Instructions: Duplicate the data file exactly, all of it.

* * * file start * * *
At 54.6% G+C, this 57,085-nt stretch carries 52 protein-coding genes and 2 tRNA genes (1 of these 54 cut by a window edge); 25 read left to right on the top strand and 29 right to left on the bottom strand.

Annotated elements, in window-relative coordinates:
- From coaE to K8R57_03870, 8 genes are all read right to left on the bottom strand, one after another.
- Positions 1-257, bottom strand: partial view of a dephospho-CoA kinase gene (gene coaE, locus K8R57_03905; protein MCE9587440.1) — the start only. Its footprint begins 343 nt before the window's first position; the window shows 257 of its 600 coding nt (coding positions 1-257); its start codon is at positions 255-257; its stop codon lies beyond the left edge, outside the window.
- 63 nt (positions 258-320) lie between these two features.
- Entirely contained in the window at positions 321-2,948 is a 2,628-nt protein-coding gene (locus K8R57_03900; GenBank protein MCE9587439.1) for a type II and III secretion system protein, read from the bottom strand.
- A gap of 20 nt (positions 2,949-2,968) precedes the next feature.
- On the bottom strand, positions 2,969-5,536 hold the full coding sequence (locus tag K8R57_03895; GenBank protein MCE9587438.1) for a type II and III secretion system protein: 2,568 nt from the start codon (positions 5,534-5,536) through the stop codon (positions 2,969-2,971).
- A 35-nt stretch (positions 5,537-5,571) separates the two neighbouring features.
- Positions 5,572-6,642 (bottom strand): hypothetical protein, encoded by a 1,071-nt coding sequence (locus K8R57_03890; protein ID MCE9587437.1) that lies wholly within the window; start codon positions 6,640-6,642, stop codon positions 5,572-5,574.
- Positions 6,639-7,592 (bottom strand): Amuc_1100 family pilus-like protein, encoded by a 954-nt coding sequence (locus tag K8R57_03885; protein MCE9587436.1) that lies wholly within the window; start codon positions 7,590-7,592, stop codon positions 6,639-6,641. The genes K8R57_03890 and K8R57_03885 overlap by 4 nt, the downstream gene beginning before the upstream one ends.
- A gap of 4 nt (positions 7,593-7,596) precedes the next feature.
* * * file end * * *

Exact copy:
At 54.6% G+C, this 57,085-nt stretch carries 52 protein-coding genes and 2 tRNA genes (1 of these 54 cut by a window edge); 25 read left to right on the top strand and 29 right to left on the bottom strand.

Annotated elements, in window-relative coordinates:
- From coaE to K8R57_03870, 8 genes are all read right to left on the bottom strand, one after another.
- Positions 1-257, bottom strand: partial view of a dephospho-CoA kinase gene (gene coaE, locus K8R57_03905; protein MCE9587440.1) — the start only. Its footprint begins 343 nt before the window's first position; the window shows 257 of its 600 coding nt (coding positions 1-257); its start codon is at positions 255-257; its stop codon lies beyond the left edge, outside the window.
- 63 nt (positions 258-320) lie between these two features.
- Entirely contained in the window at positions 321-2,948 is a 2,628-nt protein-coding gene (locus K8R57_03900; GenBank protein MCE9587439.1) for a type II and III secretion system protein, read from the bottom strand.
- A gap of 20 nt (positions 2,949-2,968) precedes the next feature.
- On the bottom strand, positions 2,969-5,536 hold the full coding sequence (locus tag K8R57_03895; GenBank protein MCE9587438.1) for a type II and III secretion system protein: 2,568 nt from the start codon (positions 5,534-5,536) through the stop codon (positions 2,969-2,971).
- A 35-nt stretch (positions 5,537-5,571) separates the two neighbouring features.
- Positions 5,572-6,642 (bottom strand): hypothetical protein, encoded by a 1,071-nt coding sequence (locus K8R57_03890; protein ID MCE9587437.1) that lies wholly within the window; start codon positions 6,640-6,642, stop codon positions 5,572-5,574.
- Positions 6,639-7,592 (bottom strand): Amuc_1100 family pilus-like protein, encoded by a 954-nt coding sequence (locus tag K8R57_03885; protein MCE9587436.1) that lies wholly within the window; start codon positions 7,590-7,592, stop codon positions 6,639-6,641. The genes K8R57_03890 and K8R57_03885 overlap by 4 nt, the downstream gene beginning before the upstream one ends.
- A gap of 4 nt (positions 7,593-7,596) precedes the next feature.